This was your first comic book. How was it moving from TV to comics?

I don't think I had any idea how difficult it would be. It was way harder than I thought. Every comic script is, like, 30 pages of careful prose and takes a lot of time to map out and write. I think, honestly, if I'd known how much work it was going to be, I doubt I would've done it. (Laughs.) Believe me, I bitched and grumbled through the whole thing. It was really hard! I walked away with a great respect for people who create comic books; it's an incredibly labor intensive job.

It was really difficult, but ultimately really gratifying. It's honestly one of the most gratifying things I've ever written, because I had such creative freedom — the gang at Vertigo, Ellie Pyle, my editor — I had such freedom and encouragement to write whatever I wanted to, and it was so personal and idiosyncratic and unique. That was a great pleasure for me.

Did you learn any lessons from writing in the comics medium than you ended up taking back into television?

I would say that where it's been really useful is that it's encouraged me to take more risks with my writing. Sometimes, all of us — especially in my line of work — fall into patterns, and play things a little too safe, and not try a riskier, wilder idea. I had such fun with Jacked, just going a little insane with my writing and some of the notions — really trying with things that are just really out there — that I feel that was very useful. I ended up applying some of that sense of freedom and experimentation to my current TV writing.

There are certainly things in Jacked that you could never get away with on television …

To have the freedom to create a sequence that there was no f—ing way I could put on TV was really nice. Like, eviscerating a bunch of giant anthropomorphic snack cakes? When do I ever get the chance to do that? (Laughs.) I grew up with a very particular breed of Vertigo comic book. To me, Garth Ennis is the gold standard of what a comic book writer is. I think a lot about Preacher and his great Hellblazers, and one of the things I was really inspired by was not only the story, but wanting to tell it in the style of the Vertigo comics I loved — this bloody, funny, inappropriate shocking comics. On top of all the thematics about midlife crisis, the comic is gory and violent and funny, and I think I managed that. And getting Glenn Fabry to do the covers — this is the guy who did the covers to Preacher and Hellblazer! He's one of my heroes! It was just amazing.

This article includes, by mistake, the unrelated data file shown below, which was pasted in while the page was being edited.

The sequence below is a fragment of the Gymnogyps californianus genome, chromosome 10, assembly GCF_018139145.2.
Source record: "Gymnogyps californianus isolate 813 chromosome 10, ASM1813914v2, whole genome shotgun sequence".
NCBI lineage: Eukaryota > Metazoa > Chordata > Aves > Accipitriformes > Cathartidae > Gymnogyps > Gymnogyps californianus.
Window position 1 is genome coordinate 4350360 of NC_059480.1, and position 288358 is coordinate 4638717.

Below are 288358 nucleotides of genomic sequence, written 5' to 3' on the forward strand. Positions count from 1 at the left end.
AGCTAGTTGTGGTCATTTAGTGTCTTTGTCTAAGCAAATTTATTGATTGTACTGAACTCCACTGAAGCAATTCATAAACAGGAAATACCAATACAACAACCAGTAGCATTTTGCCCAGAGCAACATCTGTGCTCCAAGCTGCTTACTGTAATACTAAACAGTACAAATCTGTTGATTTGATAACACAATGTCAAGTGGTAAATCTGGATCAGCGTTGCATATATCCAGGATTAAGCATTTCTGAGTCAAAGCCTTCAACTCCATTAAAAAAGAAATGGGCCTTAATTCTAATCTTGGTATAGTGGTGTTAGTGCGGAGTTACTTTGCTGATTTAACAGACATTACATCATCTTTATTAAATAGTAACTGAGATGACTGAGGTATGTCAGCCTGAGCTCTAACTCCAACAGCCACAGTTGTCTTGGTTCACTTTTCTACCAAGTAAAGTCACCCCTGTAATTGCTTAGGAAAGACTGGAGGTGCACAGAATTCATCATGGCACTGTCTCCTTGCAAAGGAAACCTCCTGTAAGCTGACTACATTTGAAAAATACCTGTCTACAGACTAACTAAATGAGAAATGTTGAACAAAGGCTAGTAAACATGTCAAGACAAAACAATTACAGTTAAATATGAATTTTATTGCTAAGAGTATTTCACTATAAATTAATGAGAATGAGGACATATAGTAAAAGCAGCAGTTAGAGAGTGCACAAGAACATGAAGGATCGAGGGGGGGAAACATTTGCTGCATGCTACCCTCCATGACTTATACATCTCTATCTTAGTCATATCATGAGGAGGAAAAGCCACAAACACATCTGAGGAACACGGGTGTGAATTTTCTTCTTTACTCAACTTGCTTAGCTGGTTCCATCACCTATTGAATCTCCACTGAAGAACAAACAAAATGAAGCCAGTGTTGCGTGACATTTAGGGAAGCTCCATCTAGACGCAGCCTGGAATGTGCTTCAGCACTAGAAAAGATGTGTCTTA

And the story itself is illustrated by John Higgins, who drew some of Ennis' Hellblazer, and colored Watchmen

He's so good. Watching that guy work was a master class. It was incredibly educational — he's so smart and collaborative and kind, and so talented. The thing that really amazed me was how much thought and care he put into the compositions: how he laid things out on the page, where he put the panels, the shape of the panels, all these things I had no idea about. Honestly, watching him work was the highlight of the whole thing for me.

You said writing comics was difficult and so hard that you wouldn't have done it if you'd known in advance. Jacked ends with a hint that there could be a sequel — but are you suggesting that writing comics was so unpleasant that there will never be one?

I'll put it this way: I actually have become smitten enough with the process that I hope there is a potential follow-up. But if it happens, it'll happen when I have a lot more free time. It's nothing that can happen when I'm busy; I don't think I can run a TV show and write a comic at the same time. But if and when I have the free time, I would love to write another comic, and write more Jacked.